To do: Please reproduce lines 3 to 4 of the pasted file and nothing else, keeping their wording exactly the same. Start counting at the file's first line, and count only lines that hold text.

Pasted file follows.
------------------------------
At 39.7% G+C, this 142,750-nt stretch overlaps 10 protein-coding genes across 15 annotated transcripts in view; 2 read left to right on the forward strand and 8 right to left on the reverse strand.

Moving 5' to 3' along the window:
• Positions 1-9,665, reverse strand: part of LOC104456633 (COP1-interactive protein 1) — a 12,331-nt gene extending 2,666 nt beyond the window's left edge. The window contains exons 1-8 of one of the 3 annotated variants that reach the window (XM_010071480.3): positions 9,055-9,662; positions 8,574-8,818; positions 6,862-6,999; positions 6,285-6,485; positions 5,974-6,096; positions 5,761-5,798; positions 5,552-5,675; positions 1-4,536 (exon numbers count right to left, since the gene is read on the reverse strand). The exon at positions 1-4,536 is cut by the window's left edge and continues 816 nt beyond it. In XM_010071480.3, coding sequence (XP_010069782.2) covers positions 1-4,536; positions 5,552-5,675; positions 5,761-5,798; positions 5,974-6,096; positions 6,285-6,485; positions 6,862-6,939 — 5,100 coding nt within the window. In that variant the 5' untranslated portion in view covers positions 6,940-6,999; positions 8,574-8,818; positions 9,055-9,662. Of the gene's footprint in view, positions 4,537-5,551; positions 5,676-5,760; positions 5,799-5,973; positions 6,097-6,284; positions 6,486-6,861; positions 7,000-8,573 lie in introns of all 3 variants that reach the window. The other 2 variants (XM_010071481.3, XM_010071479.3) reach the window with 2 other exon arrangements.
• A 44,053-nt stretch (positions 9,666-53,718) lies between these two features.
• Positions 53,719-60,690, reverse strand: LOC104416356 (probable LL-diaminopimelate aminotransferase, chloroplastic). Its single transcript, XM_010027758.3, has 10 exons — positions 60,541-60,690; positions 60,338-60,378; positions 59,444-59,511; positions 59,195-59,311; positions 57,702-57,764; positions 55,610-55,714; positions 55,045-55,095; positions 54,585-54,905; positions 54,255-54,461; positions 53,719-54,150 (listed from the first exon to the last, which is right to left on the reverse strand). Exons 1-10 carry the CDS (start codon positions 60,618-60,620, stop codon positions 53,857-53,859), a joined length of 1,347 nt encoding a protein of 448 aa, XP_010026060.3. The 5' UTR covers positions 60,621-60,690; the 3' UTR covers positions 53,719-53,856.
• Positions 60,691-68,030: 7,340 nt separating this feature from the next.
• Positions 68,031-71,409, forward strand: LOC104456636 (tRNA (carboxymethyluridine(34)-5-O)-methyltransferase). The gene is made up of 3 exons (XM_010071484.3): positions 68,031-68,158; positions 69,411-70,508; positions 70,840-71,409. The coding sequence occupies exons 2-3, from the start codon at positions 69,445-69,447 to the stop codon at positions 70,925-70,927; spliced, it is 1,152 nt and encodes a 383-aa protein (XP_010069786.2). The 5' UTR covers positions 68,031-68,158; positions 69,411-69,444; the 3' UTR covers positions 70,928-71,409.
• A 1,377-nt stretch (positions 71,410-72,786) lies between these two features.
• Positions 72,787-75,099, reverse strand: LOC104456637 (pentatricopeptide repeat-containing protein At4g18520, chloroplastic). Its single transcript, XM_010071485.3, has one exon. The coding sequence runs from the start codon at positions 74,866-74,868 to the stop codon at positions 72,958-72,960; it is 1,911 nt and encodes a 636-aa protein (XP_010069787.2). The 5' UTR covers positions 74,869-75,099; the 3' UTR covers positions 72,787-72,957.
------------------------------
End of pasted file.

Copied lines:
• Positions 1-9,665, reverse strand: part of LOC104456633 (COP1-interactive protein 1) — a 12,331-nt gene extending 2,666 nt beyond the window's left edge. The window contains exons 1-8 of one of the 3 annotated variants that reach the window (XM_010071480.3): positions 9,055-9,662; positions 8,574-8,818; positions 6,862-6,999; positions 6,285-6,485; positions 5,974-6,096; positions 5,761-5,798; positions 5,552-5,675; positions 1-4,536 (exon numbers count right to left, since the gene is read on the reverse strand). The exon at positions 1-4,536 is cut by the window's left edge and continues 816 nt beyond it. In XM_010071480.3, coding sequence (XP_010069782.2) covers positions 1-4,536; positions 5,552-5,675; positions 5,761-5,798; positions 5,974-6,096; positions 6,285-6,485; positions 6,862-6,939 — 5,100 coding nt within the window. In that variant the 5' untranslated portion in view covers positions 6,940-6,999; positions 8,574-8,818; positions 9,055-9,662. Of the gene's footprint in view, positions 4,537-5,551; positions 5,676-5,760; positions 5,799-5,973; positions 6,097-6,284; positions 6,486-6,861; positions 7,000-8,573 lie in introns of all 3 variants that reach the window. The other 2 variants (XM_010071481.3, XM_010071479.3) reach the window with 2 other exon arrangements.
• A 44,053-nt stretch (positions 9,666-53,718) lies between these two features.